Title: I’ll Never Get Out of this World Alive
Author: Steve Earle
Publisher: Harvill Secker, Random House UK
Genre: Literary Fiction
PP: 256 pages
Doc Ebersole is a disgraced physician, who lost his license and is rumored to have given Hank Williams his fatal does of morphine. He spends his days performing abortions, patching up knife and gunshot wounds while trying to earn enough to keep his own heroin habit afloat during the early 1960’s in a down and out area of racist San Antonio. He takes care of a young Mexican girl, Graciela, who almost dies from blood loss and she stays with him long after her recovery. Doc is haunted by the ghost of Hank, who goads him into his continuing drug use, but now finds that Graciela can see him and helps cure Doc from his addiction. There are more miracles at the hand of Graciela where people are uplifted and their maladies cured quickly. The local priest gets wind of the miracles and begins to investigate which leads to the an interesting conclusion.
I am just amazed that this first novel from Steve Earle is so tightly paced and cleverly written. It reminded me a great deal of the wackiness that appears in Christopher Moore’s books through the ghostly voice of Hank Williams. There are also the magical properties like in Sarah Addison Allen’s stories where under-the-radar miracles occur quietly in the form of Graciela. The story mixes Catholicism with Mexican folklore during the early Sixties where social change is so prevalent and ties it all to the shooting of JFK. This work helps you understand why Steve Earle is such a successful songwriter since this book is so lyrically alive and paints a wonderful picture with an economy of words. This is the perfect book for any one looking to expand their paranormal horizons with a bit of magic and ghosts.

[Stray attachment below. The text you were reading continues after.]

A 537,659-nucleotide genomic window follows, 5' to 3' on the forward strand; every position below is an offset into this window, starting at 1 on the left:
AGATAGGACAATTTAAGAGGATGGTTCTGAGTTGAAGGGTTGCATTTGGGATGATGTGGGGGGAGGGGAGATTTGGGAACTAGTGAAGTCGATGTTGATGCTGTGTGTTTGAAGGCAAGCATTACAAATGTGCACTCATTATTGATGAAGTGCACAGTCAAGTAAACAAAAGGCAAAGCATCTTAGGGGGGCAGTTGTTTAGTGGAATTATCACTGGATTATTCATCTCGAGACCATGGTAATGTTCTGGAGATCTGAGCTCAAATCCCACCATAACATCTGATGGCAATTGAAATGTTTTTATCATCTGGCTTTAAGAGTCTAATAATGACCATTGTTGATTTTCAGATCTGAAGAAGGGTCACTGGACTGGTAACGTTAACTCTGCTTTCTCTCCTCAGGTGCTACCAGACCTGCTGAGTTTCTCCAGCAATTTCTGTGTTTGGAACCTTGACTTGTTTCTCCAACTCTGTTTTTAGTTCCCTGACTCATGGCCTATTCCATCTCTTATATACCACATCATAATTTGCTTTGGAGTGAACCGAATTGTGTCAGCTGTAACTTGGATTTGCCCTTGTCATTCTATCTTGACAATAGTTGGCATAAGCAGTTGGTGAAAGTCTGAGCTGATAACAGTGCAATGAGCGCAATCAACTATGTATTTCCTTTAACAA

Earle has written a masterful reflection on loneliness, addiction, despair and redemption. With the hand of a seasoned writer he weaves in abortion, liberation theology, Mexican theological mysticism and an indictment on the moral bankruptcies of the priesthood.
This is not an easy tale. It is grit and dirt and despair. But oh, is it beautifully written and chock full of characters worth remembering. Read it.